Proposed Enviva Wood Pellet Plant Raises Concerns of Increasing Carbon Emissions
Conservation Organizations Say Permit Authorizing Use of Wood Biomass for Energy Violates Clean Air Regulations
Chapel Hill, N.C. –A proposed Enviva facility that would burn wood biomass to manufacture wood pellets for export to Europe violates air quality regulations by failing to minimize harmful carbon pollution, according to a letter submitted today to the North Carolina Department of Environmental Quality by the Southern Environmental Law Center on behalf of the Natural Resources Defense Council, Dogwood Alliance, Partnership for Public Integrity, and Clean Air Carolina. The proposed Enviva mill would be located in Richmond County near Hamlet, N.C., along the North Carolina-South Carolina state line and is expected to source wood for manufacturing pellets from forests in both states.
The letter points out fundamental flaws in the air permit proposed by the department for the Enviva mill. “The proposed permit is fundamentally flawed and must be withdrawn because it fails to account for the increased carbon dioxide emissions from burning wood biomass,” stated Myra Blake, staff attorney at the Southern Environmental Law Center.
“The emerging science is clear that burning wood biomass from whole trees and forests for energy increases carbon pollution,” said Derb Carter, a senior attorney at the Southern Environmental Law Center which has been investigating the sourcing of wood pellets in the Carolinas and Virginia. “We need investment in true renewable, clean energy sources like wind and solar to build a stable economic base while cutting pollution.”
Based on findings from a recent analysis, using wood pellets made from hardwood trees cut down in eastern North Carolina and Virginia forests as currently practiced by Enviva, a U.S. supplier for UK power company Drax, will produce 2 1/2 times more carbon pollution than continuing to burn coal for 40 years and more than three times coal’s carbon over 100 years. Ironically, the increasing demand for the wood pellets that Enviva makes from U.S. forests stems from UK policies intended to lower the carbon pollution responsible for climate change.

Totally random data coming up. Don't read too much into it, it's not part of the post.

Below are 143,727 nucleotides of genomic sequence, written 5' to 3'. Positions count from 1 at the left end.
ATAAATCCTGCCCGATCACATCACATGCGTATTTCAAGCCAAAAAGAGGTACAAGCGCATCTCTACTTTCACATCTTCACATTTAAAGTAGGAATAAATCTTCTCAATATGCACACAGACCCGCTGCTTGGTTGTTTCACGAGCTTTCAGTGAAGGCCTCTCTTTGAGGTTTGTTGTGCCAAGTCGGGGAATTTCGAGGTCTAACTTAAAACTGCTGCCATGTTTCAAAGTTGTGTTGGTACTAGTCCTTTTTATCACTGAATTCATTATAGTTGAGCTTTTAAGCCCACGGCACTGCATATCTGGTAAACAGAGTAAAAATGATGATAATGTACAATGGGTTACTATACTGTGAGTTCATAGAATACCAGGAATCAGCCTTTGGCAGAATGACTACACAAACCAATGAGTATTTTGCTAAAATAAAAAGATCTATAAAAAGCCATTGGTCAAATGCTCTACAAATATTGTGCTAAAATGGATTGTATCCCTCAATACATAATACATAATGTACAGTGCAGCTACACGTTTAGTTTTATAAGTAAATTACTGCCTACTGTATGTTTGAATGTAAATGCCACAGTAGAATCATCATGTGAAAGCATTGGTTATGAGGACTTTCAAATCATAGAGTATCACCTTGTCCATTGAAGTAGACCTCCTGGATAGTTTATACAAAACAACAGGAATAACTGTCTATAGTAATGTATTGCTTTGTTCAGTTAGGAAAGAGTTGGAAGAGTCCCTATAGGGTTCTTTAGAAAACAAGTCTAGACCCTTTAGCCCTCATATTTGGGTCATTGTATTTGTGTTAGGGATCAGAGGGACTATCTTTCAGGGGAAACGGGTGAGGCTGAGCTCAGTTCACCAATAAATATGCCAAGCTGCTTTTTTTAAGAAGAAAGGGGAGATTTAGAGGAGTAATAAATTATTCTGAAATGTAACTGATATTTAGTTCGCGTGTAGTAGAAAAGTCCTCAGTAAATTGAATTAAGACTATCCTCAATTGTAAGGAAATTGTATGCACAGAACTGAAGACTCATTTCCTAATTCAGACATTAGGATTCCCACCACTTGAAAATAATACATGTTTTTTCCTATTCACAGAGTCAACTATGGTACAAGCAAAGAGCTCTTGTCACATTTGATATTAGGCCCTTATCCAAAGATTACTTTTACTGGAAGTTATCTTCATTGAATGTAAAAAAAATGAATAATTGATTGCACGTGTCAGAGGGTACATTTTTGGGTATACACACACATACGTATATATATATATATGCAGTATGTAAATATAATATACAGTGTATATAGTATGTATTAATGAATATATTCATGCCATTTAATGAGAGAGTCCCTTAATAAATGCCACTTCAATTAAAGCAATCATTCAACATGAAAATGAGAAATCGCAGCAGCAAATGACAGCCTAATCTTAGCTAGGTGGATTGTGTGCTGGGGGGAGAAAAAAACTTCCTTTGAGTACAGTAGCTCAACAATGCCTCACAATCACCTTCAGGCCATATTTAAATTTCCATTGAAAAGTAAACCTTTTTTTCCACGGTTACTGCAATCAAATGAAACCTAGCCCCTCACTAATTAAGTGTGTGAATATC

Despite claims to the contrary when existing pellet mills began operation, Enviva now concedes that it uses “roundwood” or tree trunks to manufacture wood pellets at its plants. Inspection of its log yards at its pellet mills by US and UK media revealed this in 2013.
In submissions relating to compliance with the EU Timber Regulation, Enviva disclosed that each of its existing plants in North Carolina and Virginia rely on approximately 80 percent or more hardwood input. Its three plants in southeast Virginia and northeast North Carolina produce 1.38 million metric tons of pellets annually, and provide a large portion of Enviva’s supply for Drax. Enviva has provided one million metric tons of pellets to Drax annually since April 2014.
About Southern Environmental Law Center:
The Southern Environmental Law Center is a regional nonprofit using the power of the law to protect the health and environment of the Southeast (Virginia, Tennessee, North and South Carolina, Georgia, and Alabama). Founded in 1986, SELC's team of over 60 legal experts represent more than 100 partner groups on issues of climate change and energy, air and water quality, forests, the coast and wetlands, transportation, and land use. www.SouthernEnvironment.org